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Joel Makin

Makin Not Going to CIB World Tour Finals Just to Make Numbers Up

By RJ Mitchell


CIB PSA World Tour Finals debutant Joel Makin has warned his rivals that he isn’t going to Cairo just to make the numbers up.

The flame-haired Welshman enjoyed an impressive return to elite action at the Manchester Open last week where he notched successive straight games victories over Tom Richards and Greg Lobban before extending eventual champion and World No.1 Mohamed ElShorbagy to four games.

But Makin has vowed that there will be more to come from him when he takes to the court next week in Cairo, in his opening Group B encounter with World Champion Tarek Momen on Monday night, as he flies the flag for Wales and also the UK, for whom he is the lone male representative.

Makin will be only the second Welshman to compete in the World Tour Finals as he follows in the footsteps of former British Open champion David Evans and he is determined to do his country proud.

Despite facing the daunting prospect of a group which also includes World No.5 Paul Coll and World No.7 Marwan ElShorbagy, the ‘Golden Tiger’ is travelling to the land of the Pharaohs determined to bare his teeth.

Makin said: “It’s funny that there used to be so many top British players at the top of the game and now there will be just myself in the guys’ event and SJ [Perry] in the ladies’ but I’m a proud Welshman and I will be doing my very best to make my country proud of me.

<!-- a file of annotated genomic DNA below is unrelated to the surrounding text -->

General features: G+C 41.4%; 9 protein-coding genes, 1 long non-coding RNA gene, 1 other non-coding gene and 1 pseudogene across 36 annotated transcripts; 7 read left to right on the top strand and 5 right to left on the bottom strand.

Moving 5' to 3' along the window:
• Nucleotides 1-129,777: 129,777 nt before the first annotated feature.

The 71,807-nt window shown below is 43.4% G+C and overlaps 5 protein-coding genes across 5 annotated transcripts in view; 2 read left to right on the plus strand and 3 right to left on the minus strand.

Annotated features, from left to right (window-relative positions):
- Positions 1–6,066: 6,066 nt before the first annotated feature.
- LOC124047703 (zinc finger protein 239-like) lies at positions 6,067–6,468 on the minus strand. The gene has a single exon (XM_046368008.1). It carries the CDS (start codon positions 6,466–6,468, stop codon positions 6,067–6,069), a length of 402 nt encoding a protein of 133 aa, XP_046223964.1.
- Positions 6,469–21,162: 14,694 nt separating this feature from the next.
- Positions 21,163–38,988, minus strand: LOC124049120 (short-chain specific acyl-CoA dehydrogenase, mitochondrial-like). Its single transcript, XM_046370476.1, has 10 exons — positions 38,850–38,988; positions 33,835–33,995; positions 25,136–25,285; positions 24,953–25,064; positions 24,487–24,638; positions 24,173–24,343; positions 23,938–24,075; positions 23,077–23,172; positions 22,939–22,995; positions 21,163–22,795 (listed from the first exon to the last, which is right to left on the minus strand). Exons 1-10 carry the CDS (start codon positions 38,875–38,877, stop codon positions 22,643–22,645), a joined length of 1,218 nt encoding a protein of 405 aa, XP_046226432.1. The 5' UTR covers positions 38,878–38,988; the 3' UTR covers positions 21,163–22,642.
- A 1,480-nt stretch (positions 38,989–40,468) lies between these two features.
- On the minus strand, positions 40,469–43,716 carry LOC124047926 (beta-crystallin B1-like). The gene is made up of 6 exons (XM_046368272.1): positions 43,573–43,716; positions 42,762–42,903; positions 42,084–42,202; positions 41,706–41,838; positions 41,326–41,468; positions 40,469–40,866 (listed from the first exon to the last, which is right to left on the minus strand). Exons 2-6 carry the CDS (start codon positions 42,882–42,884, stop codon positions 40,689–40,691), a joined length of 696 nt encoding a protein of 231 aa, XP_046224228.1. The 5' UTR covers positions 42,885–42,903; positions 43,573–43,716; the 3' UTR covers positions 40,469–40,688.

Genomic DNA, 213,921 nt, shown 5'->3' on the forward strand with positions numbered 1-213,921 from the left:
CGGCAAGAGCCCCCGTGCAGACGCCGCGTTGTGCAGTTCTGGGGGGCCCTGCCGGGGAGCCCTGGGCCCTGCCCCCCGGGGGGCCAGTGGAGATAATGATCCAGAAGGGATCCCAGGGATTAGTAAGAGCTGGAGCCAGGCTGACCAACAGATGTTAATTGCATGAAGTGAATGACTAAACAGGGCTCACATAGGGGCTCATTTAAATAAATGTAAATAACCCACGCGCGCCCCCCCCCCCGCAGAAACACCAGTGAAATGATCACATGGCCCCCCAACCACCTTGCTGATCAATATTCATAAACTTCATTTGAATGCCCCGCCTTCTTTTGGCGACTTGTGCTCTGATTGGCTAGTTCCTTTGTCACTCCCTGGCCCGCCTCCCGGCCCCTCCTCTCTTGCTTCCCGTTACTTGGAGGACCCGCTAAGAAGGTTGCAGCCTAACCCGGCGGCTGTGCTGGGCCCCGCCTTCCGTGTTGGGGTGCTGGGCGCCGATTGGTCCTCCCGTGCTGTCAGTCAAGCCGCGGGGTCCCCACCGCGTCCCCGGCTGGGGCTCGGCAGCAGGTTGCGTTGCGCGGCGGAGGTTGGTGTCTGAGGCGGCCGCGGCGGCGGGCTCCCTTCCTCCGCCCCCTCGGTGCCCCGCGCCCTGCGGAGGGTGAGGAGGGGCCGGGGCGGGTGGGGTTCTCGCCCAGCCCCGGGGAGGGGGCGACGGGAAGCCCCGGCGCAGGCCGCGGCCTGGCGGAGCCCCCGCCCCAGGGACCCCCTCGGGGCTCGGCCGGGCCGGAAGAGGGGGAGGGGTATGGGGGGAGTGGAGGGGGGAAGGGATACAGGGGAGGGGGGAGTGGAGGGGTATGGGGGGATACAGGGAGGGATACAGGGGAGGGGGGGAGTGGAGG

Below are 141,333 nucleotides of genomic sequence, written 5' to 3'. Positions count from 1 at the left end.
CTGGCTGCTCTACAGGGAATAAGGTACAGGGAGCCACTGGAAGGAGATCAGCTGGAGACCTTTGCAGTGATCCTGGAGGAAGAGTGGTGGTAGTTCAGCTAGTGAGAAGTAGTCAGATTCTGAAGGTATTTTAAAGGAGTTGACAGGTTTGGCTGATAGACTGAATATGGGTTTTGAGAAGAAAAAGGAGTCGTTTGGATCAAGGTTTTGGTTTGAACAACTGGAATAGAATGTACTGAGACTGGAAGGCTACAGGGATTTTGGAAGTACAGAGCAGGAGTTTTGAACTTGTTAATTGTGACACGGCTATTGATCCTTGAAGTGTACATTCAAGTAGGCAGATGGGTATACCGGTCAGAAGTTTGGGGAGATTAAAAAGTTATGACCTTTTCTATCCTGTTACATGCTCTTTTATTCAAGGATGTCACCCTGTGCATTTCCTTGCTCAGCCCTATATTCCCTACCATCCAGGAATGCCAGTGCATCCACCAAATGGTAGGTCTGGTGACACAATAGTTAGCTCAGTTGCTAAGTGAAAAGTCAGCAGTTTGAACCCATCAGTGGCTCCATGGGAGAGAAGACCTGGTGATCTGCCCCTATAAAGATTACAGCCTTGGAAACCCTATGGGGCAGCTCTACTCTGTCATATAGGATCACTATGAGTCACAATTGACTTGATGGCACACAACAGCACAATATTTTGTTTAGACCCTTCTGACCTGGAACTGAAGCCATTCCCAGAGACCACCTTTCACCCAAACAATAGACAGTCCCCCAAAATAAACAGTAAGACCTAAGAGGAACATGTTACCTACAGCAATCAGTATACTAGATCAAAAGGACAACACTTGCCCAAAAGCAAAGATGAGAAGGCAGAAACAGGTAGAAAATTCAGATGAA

“I start against Tarek Momen on Monday night and there is no question that will be anything other than a tough game but when you are playing in the World Tour Finals there is never going to be an easy match. The big positive for me is that I beat him the last time I played him, and I feel like my game does stack up well.

Makin in front of the Great Pyramid of Giza

“That said, Tarek is so quick and he takes it in short so well and can make these last minute changes in direction that make him so deceptive and I know that I am going to have to produce my best and nothing less. But it is the opening match and I really want to make sure that I am producing my best squash and giving myself every chance of a good start.

“When you are talking Marwan ElShorbagy and Paul Coll then that is a real tough group but then you can look at Group A, with [Ali] Farag, [Karim Abdel] Gawad, [Diego] Elias and [Simon] Rösner and that is every bit as hard so I don’t know you can say one is harder than the other.